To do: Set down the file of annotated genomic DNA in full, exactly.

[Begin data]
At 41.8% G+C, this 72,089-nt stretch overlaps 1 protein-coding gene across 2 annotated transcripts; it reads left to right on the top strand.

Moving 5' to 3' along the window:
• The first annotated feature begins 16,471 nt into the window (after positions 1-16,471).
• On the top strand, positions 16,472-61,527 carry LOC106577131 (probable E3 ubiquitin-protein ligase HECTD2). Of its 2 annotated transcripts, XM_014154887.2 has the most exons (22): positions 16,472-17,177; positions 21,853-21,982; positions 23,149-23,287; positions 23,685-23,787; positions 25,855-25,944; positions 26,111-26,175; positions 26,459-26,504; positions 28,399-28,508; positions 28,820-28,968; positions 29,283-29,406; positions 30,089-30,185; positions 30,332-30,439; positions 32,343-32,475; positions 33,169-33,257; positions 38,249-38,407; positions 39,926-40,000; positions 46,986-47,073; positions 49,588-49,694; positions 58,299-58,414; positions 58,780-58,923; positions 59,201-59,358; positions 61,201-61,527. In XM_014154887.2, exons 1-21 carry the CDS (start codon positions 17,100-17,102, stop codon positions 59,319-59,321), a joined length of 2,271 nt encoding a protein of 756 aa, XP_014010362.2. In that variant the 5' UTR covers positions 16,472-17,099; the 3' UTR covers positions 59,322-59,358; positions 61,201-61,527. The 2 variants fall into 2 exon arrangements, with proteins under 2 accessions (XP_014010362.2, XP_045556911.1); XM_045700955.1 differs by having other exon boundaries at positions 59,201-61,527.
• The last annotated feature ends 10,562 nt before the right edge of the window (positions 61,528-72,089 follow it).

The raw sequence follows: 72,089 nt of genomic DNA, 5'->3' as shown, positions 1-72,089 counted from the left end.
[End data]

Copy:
At 41.8% G+C, this 72,089-nt stretch overlaps 1 protein-coding gene across 2 annotated transcripts; it reads left to right on the top strand.

Moving 5' to 3' along the window:
• The first annotated feature begins 16,471 nt into the window (after positions 1-16,471).
• On the top strand, positions 16,472-61,527 carry LOC106577131 (probable E3 ubiquitin-protein ligase HECTD2). Of its 2 annotated transcripts, XM_014154887.2 has the most exons (22): positions 16,472-17,177; positions 21,853-21,982; positions 23,149-23,287; positions 23,685-23,787; positions 25,855-25,944; positions 26,111-26,175; positions 26,459-26,504; positions 28,399-28,508; positions 28,820-28,968; positions 29,283-29,406; positions 30,089-30,185; positions 30,332-30,439; positions 32,343-32,475; positions 33,169-33,257; positions 38,249-38,407; positions 39,926-40,000; positions 46,986-47,073; positions 49,588-49,694; positions 58,299-58,414; positions 58,780-58,923; positions 59,201-59,358; positions 61,201-61,527. In XM_014154887.2, exons 1-21 carry the CDS (start codon positions 17,100-17,102, stop codon positions 59,319-59,321), a joined length of 2,271 nt encoding a protein of 756 aa, XP_014010362.2. In that variant the 5' UTR covers positions 16,472-17,099; the 3' UTR covers positions 59,322-59,358; positions 61,201-61,527. The 2 variants fall into 2 exon arrangements, with proteins under 2 accessions (XP_014010362.2, XP_045556911.1); XM_045700955.1 differs by having other exon boundaries at positions 59,201-61,527.
• The last annotated feature ends 10,562 nt before the right edge of the window (positions 61,528-72,089 follow it).

The raw sequence follows: 72,089 nt of genomic DNA, 5'->3' as shown, positions 1-72,089 counted from the left end.